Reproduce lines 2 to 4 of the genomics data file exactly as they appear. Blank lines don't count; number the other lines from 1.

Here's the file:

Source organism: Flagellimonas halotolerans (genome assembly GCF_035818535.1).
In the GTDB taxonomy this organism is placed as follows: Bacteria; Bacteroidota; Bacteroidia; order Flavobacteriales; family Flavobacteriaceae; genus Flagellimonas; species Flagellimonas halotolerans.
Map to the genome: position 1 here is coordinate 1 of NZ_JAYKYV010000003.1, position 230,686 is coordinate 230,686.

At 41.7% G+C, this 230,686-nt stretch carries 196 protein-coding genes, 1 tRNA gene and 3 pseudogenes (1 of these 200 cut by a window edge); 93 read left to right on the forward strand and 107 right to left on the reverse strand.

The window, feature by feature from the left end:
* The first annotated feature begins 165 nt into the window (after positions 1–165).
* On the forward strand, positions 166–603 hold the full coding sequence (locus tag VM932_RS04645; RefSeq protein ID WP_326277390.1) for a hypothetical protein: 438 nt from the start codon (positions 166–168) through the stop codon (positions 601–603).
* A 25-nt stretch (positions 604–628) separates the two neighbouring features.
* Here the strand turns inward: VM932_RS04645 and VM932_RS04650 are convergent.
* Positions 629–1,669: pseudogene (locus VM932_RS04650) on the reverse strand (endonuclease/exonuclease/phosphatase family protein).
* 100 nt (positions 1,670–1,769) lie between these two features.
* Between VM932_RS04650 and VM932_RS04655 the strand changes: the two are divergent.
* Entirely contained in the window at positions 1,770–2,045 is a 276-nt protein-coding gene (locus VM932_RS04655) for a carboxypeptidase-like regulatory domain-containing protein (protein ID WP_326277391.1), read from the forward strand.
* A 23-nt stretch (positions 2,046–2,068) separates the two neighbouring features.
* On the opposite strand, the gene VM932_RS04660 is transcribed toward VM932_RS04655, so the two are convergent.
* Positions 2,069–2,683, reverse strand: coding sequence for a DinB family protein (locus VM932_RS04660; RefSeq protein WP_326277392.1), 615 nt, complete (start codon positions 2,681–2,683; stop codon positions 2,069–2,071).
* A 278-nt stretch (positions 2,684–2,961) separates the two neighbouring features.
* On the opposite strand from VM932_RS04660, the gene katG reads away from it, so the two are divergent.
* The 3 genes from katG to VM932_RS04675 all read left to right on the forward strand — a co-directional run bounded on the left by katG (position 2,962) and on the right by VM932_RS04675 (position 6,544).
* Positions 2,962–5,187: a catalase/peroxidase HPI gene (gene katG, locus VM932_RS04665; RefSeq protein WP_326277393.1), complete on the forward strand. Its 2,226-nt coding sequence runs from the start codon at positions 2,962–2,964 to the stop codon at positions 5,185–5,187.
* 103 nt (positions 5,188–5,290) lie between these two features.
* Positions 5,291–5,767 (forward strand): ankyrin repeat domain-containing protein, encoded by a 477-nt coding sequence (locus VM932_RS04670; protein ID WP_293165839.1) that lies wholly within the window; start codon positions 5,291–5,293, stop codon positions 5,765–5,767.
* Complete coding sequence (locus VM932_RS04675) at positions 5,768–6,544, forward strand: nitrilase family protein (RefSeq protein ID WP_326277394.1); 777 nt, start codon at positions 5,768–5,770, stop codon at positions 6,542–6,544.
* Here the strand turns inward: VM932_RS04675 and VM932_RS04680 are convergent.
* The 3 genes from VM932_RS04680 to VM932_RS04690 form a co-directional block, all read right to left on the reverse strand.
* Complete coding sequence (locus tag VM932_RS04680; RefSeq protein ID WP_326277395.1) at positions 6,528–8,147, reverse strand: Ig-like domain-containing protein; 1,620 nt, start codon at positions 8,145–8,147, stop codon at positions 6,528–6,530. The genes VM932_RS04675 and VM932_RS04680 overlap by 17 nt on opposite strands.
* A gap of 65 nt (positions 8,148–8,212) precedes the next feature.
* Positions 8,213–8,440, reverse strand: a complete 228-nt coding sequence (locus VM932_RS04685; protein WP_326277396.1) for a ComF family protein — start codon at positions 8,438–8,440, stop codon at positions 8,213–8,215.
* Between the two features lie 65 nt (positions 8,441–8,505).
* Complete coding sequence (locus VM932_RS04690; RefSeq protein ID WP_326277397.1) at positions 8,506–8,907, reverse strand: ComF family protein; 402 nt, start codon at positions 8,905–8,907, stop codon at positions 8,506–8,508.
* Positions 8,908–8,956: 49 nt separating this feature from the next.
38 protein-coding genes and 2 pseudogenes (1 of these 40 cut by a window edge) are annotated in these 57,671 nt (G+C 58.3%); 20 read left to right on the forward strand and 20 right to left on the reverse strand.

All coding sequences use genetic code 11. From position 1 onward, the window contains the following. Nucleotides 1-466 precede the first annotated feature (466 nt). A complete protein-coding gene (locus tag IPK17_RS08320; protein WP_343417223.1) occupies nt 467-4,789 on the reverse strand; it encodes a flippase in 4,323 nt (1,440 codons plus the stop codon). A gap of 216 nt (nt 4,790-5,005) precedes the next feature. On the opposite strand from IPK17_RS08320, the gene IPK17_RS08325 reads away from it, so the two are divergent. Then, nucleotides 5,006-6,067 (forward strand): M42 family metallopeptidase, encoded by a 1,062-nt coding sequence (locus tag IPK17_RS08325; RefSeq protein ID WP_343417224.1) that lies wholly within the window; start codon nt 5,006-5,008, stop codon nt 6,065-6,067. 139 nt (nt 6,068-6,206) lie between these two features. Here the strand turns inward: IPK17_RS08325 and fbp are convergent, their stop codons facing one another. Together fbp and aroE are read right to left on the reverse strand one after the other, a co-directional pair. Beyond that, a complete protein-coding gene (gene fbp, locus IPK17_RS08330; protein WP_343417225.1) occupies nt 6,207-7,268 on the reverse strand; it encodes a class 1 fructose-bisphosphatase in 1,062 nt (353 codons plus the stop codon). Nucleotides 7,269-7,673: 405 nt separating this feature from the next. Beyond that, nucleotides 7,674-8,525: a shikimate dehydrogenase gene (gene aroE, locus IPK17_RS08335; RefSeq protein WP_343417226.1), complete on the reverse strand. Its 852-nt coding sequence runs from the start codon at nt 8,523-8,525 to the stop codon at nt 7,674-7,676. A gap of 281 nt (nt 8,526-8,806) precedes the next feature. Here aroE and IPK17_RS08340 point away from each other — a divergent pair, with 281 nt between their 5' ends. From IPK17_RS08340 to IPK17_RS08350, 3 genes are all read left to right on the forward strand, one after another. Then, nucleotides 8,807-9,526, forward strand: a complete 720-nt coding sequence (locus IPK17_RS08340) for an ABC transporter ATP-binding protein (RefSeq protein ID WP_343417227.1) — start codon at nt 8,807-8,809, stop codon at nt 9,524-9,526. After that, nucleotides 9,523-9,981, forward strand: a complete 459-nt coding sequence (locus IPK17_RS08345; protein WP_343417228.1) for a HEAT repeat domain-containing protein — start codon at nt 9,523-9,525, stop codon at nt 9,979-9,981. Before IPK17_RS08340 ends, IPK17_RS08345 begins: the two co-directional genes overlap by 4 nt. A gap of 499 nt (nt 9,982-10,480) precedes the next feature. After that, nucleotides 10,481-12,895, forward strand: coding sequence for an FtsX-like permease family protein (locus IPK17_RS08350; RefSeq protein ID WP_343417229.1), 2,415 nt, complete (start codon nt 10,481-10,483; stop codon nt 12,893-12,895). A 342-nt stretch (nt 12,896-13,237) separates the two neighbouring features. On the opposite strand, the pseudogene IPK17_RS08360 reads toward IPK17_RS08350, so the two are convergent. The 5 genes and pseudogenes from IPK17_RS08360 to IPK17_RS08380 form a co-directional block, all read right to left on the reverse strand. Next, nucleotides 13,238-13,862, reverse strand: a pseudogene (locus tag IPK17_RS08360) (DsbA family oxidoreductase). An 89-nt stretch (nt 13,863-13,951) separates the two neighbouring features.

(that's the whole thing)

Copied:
In the GTDB taxonomy this organism is placed as follows: Bacteria; Bacteroidota; Bacteroidia; order Flavobacteriales; family Flavobacteriaceae; genus Flagellimonas; species Flagellimonas halotolerans.
Map to the genome: position 1 here is coordinate 1 of NZ_JAYKYV010000003.1, position 230,686 is coordinate 230,686.

At 41.7% G+C, this 230,686-nt stretch carries 196 protein-coding genes, 1 tRNA gene and 3 pseudogenes (1 of these 200 cut by a window edge); 93 read left to right on the forward strand and 107 right to left on the reverse strand.